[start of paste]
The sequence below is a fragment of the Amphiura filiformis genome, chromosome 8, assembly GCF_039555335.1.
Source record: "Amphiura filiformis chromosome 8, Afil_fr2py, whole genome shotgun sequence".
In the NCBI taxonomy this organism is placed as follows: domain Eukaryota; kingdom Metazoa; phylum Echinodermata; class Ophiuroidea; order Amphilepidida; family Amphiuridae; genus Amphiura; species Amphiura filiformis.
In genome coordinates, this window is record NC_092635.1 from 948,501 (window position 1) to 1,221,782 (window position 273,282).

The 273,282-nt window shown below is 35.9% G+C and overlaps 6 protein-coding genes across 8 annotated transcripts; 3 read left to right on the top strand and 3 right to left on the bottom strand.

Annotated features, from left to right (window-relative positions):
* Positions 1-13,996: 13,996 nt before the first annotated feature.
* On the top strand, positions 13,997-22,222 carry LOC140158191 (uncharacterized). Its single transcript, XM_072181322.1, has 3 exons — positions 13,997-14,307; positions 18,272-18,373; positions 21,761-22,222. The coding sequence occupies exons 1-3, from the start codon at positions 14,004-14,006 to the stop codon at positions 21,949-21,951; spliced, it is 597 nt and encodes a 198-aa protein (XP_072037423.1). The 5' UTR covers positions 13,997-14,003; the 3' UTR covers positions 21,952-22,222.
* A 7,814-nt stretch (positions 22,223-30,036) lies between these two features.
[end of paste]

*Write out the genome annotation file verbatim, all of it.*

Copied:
The sequence below is a fragment of the Amphiura filiformis genome, chromosome 8, assembly GCF_039555335.1.
Source record: "Amphiura filiformis chromosome 8, Afil_fr2py, whole genome shotgun sequence".
In the NCBI taxonomy this organism is placed as follows: domain Eukaryota; kingdom Metazoa; phylum Echinodermata; class Ophiuroidea; order Amphilepidida; family Amphiuridae; genus Amphiura; species Amphiura filiformis.
In genome coordinates, this window is record NC_092635.1 from 948,501 (window position 1) to 1,221,782 (window position 273,282).

The 273,282-nt window shown below is 35.9% G+C and overlaps 6 protein-coding genes across 8 annotated transcripts; 3 read left to right on the top strand and 3 right to left on the bottom strand.

Annotated features, from left to right (window-relative positions):
* Positions 1-13,996: 13,996 nt before the first annotated feature.
* On the top strand, positions 13,997-22,222 carry LOC140158191 (uncharacterized). Its single transcript, XM_072181322.1, has 3 exons — positions 13,997-14,307; positions 18,272-18,373; positions 21,761-22,222. The coding sequence occupies exons 1-3, from the start codon at positions 14,004-14,006 to the stop codon at positions 21,949-21,951; spliced, it is 597 nt and encodes a 198-aa protein (XP_072037423.1). The 5' UTR covers positions 13,997-14,003; the 3' UTR covers positions 21,952-22,222.
* A 7,814-nt stretch (positions 22,223-30,036) lies between these two features.